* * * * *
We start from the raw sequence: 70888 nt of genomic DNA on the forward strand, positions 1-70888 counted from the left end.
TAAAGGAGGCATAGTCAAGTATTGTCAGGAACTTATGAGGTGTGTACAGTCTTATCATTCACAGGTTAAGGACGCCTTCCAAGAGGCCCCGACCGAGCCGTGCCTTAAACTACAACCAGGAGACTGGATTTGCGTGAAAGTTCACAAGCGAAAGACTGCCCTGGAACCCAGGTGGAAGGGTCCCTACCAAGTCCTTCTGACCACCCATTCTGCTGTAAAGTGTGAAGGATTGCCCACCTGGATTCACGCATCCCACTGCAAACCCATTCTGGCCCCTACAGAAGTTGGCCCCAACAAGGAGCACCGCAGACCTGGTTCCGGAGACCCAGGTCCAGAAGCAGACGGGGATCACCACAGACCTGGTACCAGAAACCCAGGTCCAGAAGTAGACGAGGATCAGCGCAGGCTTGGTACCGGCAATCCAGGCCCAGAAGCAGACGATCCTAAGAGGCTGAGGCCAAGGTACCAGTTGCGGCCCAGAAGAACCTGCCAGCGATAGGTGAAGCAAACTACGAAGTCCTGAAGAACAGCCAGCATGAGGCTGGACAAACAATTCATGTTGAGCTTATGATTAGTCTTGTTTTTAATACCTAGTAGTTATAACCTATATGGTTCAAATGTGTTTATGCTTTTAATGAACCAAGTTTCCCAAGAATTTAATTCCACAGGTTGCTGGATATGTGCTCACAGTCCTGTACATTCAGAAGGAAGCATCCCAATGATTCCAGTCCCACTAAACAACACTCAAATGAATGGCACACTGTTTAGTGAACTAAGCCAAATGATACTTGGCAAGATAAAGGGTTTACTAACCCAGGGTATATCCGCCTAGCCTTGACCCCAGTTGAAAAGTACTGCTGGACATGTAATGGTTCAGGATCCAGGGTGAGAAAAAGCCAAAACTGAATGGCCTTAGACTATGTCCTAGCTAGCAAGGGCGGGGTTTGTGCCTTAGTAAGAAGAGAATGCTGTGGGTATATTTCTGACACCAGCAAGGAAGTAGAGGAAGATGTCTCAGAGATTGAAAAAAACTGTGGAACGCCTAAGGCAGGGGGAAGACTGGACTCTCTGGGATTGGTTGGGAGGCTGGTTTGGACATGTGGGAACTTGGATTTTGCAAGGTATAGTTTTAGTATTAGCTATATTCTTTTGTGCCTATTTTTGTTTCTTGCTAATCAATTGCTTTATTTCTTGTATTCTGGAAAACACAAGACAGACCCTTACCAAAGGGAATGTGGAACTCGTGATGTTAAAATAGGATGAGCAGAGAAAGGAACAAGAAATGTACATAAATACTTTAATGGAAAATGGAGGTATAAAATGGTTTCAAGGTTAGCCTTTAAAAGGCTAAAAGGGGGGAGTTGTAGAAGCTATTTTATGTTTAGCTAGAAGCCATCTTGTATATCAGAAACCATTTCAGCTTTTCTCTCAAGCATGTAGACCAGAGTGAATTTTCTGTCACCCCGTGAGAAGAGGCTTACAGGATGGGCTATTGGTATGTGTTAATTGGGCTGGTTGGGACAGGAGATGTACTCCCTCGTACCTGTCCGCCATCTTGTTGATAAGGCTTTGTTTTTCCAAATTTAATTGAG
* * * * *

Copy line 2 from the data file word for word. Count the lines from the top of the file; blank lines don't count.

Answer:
TAAAGGAGGCATAGTCAAGTATTGTCAGGAACTTATGAGGTGTGTACAGTCTTATCATTCACAGGTTAAGGACGCCTTCCAAGAGGCCCCGACCGAGCCGTGCCTTAAACTACAACCAGGAGACTGGATTTGCGTGAAAGTTCACAAGCGAAAGACTGCCCTGGAACCCAGGTGGAAGGGTCCCTACCAAGTCCTTCTGACCACCCATTCTGCTGTAAAGTGTGAAGGATTGCCCACCTGGATTCACGCATCCCACTGCAAACCCATTCTGGCCCCTACAGAAGTTGGCCCCAACAAGGAGCACCGCAGACCTGGTTCCGGAGACCCAGGTCCAGAAGCAGACGGGGATCACCACAGACCTGGTACCAGAAACCCAGGTCCAGAAGTAGACGAGGATCAGCGCAGGCTTGGTACCGGCAATCCAGGCCCAGAAGCAGACGATCCTAAGAGGCTGAGGCCAAGGTACCAGTTGCGGCCCAGAAGAACCTGCCAGCGATAGGTGAAGCAAACTACGAAGTCCTGAAGAACAGCCAGCATGAGGCTGGACAAACAATTCATGTTGAGCTTATGATTAGTCTTGTTTTTAATACCTAGTAGTTATAACCTATATGGTTCAAATGTGTTTATGCTTTTAATGAACCAAGTTTCCCAAGAATTTAATTCCACAGGTTGCTGGATATGTGCTCACAGTCCTGTACATTCAGAAGGAAGCATCCCAATGATTCCAGTCCCACTAAACAACACTCAAATGAATGGCACACTGTTTAGTGAACTAAGCCAAATGATACTTGGCAAGATAAAGGGTTTACTAACCCAGGGTATATCCGCCTAGCCTTGACCCCAGTTGAAAAGTACTGCTGGACATGTAATGGTTCAGGATCCAGGGTGAGAAAAAGCCAAAACTGAATGGCCTTAGACTATGTCCTAGCTAGCAAGGGCGGGGTTTGTGCCTTAGTAAGAAGAGAATGCTGTGGGTATATTTCTGACACCAGCAAGGAAGTAGAGGAAGATGTCTCAGAGATTGAAAAAAACTGTGGAACGCCTAAGGCAGGGGGAAGACTGGACTCTCTGGGATTGGTTGGGAGGCTGGTTTGGACATGTGGGAACTTGGATTTTGCAAGGTATAGTTTTAGTATTAGCTATATTCTTTTGTGCCTATTTTTGTTTCTTGCTAATCAATTGCTTTATTTCTTGTATTCTGGAAAACACAAGACAGACCCTTACCAAAGGGAATGTGGAACTCGTGATGTTAAAATAGGATGAGCAGAGAAAGGAACAAGAAATGTACATAAATACTTTAATGGAAAATGGAGGTATAAAATGGTTTCAAGGTTAGCCTTTAAAAGGCTAAAAGGGGGGAGTTGTAGAAGCTATTTTATGTTTAGCTAGAAGCCATCTTGTATATCAGAAACCATTTCAGCTTTTCTCTCAAGCATGTAGACCAGAGTGAATTTTCTGTCACCCCGTGAGAAGAGGCTTACAGGATGGGCTATTGGTATGTGTTAATTGGGCTGGTTGGGACAGGAGATGTACTCCCTCGTACCTGTCCGCCATCTTGTTGATAAGGCTTTGTTTTTCCAAATTTAATTGAG